As published on rte.ie, Thursday 6 August, 2020.
A top trade adviser to US President Donald Trump has described Ireland as a "tax haven" that was "punching very high above its weight" in the pharmaceutical sector because of its low taxes.
Peter Navarro was speaking to reporters ahead of an announcement by Mr Trump on bringing pharmaceutical manufacturing back to the US.
Later today, the US president will sign an executive order called "Combating Public Health Emergencies and Strengthening National Security by Ensuring Essential Medicines, Medical Countermeasures, and Critical Inputs Are Made in the United States."
Mr Navarro claimed that the coronavirus highlighted the fact that the US is "dangerously over-dependent" on foreign countries for medicines, medical supplies and equipment.
Mr Navarro said countries like China and India were using cheap labour to take pharmaceutical manufacturing from the US and that countries like Ireland were using low taxes to attract other elements of the supply chain process.
He said: "The tax haven problem is significant. Ireland, Singapore, Switzerland, India, China - all of these countries have incentives which are designed to pull pharmaceutical manufacturing offshore and within their borders.
"And so you see a country like Ireland punching very, very high above its weight simply because of its tax advantages."
The executive order that Mr Trump will sign today will cut regulations for the pharmaceutical sector and direct some US federal agencies to only buy drugs and medical materials that are made in the US.
The order does not contain tax incentives to lure US pharmaceutical companies back to America.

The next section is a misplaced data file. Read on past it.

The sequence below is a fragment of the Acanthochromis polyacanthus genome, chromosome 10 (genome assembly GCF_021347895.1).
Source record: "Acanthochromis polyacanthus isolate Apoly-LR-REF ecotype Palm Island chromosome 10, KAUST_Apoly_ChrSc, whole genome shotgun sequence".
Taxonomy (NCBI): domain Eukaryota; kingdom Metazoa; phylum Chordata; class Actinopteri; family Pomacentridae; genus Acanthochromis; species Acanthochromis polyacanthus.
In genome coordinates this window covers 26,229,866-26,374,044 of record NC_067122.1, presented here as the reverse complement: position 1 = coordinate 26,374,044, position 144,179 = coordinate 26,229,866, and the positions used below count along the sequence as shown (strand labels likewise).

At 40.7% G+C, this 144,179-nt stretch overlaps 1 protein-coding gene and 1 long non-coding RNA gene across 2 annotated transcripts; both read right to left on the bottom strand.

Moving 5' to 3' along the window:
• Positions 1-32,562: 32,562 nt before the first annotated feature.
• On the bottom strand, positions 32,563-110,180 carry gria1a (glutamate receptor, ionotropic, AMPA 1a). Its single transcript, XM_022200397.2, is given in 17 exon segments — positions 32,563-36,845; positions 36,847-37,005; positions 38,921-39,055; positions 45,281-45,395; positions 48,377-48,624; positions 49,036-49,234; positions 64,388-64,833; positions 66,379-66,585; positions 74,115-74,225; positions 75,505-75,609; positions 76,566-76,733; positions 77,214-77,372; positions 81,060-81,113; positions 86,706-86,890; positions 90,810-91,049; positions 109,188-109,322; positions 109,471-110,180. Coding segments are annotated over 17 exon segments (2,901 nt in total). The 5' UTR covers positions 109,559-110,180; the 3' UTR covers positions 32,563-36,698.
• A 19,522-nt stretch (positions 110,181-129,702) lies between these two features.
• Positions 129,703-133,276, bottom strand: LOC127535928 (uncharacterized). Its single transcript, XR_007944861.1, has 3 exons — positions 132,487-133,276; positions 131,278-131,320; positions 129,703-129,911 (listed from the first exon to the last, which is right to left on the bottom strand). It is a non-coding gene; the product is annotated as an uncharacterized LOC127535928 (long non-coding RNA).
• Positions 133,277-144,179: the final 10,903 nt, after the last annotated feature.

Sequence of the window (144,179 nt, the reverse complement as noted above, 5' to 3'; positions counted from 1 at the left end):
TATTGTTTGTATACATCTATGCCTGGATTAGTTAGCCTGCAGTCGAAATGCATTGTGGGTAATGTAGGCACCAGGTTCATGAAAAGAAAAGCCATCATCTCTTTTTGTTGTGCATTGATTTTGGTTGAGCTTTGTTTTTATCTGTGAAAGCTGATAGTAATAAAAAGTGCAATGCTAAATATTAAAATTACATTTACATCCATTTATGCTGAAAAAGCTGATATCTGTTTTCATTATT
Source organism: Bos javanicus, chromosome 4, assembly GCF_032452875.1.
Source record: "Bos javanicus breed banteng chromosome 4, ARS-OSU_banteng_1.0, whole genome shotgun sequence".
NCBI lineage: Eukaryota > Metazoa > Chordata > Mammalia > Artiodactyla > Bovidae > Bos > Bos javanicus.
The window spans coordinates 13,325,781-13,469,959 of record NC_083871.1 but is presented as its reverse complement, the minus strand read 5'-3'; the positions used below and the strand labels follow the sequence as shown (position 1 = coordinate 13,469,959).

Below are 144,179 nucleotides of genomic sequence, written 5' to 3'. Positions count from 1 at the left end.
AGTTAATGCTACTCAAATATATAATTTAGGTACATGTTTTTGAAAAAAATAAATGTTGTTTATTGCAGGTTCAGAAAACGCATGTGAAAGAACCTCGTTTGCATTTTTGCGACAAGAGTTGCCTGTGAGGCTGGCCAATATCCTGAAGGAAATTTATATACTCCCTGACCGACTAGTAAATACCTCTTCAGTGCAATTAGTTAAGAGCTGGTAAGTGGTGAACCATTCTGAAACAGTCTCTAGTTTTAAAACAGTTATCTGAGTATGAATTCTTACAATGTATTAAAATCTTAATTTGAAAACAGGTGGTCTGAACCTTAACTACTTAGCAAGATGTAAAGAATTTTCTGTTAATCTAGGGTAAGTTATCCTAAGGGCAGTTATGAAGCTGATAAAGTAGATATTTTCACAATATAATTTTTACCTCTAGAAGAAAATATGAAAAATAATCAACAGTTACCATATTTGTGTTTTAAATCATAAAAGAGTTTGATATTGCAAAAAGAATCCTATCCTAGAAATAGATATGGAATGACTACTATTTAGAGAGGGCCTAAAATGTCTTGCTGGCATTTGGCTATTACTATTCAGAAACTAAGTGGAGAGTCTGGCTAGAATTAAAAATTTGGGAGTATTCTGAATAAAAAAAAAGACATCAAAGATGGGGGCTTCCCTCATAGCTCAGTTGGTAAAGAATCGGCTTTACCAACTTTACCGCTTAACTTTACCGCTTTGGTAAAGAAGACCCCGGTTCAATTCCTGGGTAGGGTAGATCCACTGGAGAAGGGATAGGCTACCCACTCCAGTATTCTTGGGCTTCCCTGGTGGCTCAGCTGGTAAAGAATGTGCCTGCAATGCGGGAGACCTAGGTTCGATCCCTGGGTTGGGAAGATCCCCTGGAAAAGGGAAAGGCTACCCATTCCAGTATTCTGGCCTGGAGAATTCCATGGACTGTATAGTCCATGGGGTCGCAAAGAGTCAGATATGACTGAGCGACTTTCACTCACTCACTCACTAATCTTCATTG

Mr Navarro said: "What drives this order is the "Buy American" feature of it.
"The idea here is that, in the absence of things like "Buy American" for a government procurement, we're going to continue to see our supply chains go offshore because of these pollution havens, tax havens, and sweatshops."
In May, Mr Trump vowed to bring US pharmaceutical manufacturing back to America, making specific reference to Ireland.
When asked about America's dependency on drug manufacturing in China, Mr Trump said: "It's not only China, you take a look at Ireland. They make our drugs. Everybody makes our drugs except us."
He said: "We're bringing that whole supply chain back."
In March, the US president was asked about access to medical devices and said: "Ireland does a lot of work for us in that world, in the pharma world. A very tremendous producer."
"We are looking to bring a lot more back home," he added.
As part of his "America First" policy, Mr Trump has repeatedly expressed his desire to see US companies move their foreign operations back to the US from countries such as Ireland.
The Irish Government and the IDA have insisted that the presence of US pharmaceutical companies in Ireland is of huge benefit to those firms as they can access EU markets, and that Ireland is an attractive location because of its combination of track record, skills availability and pro-enterprise policies.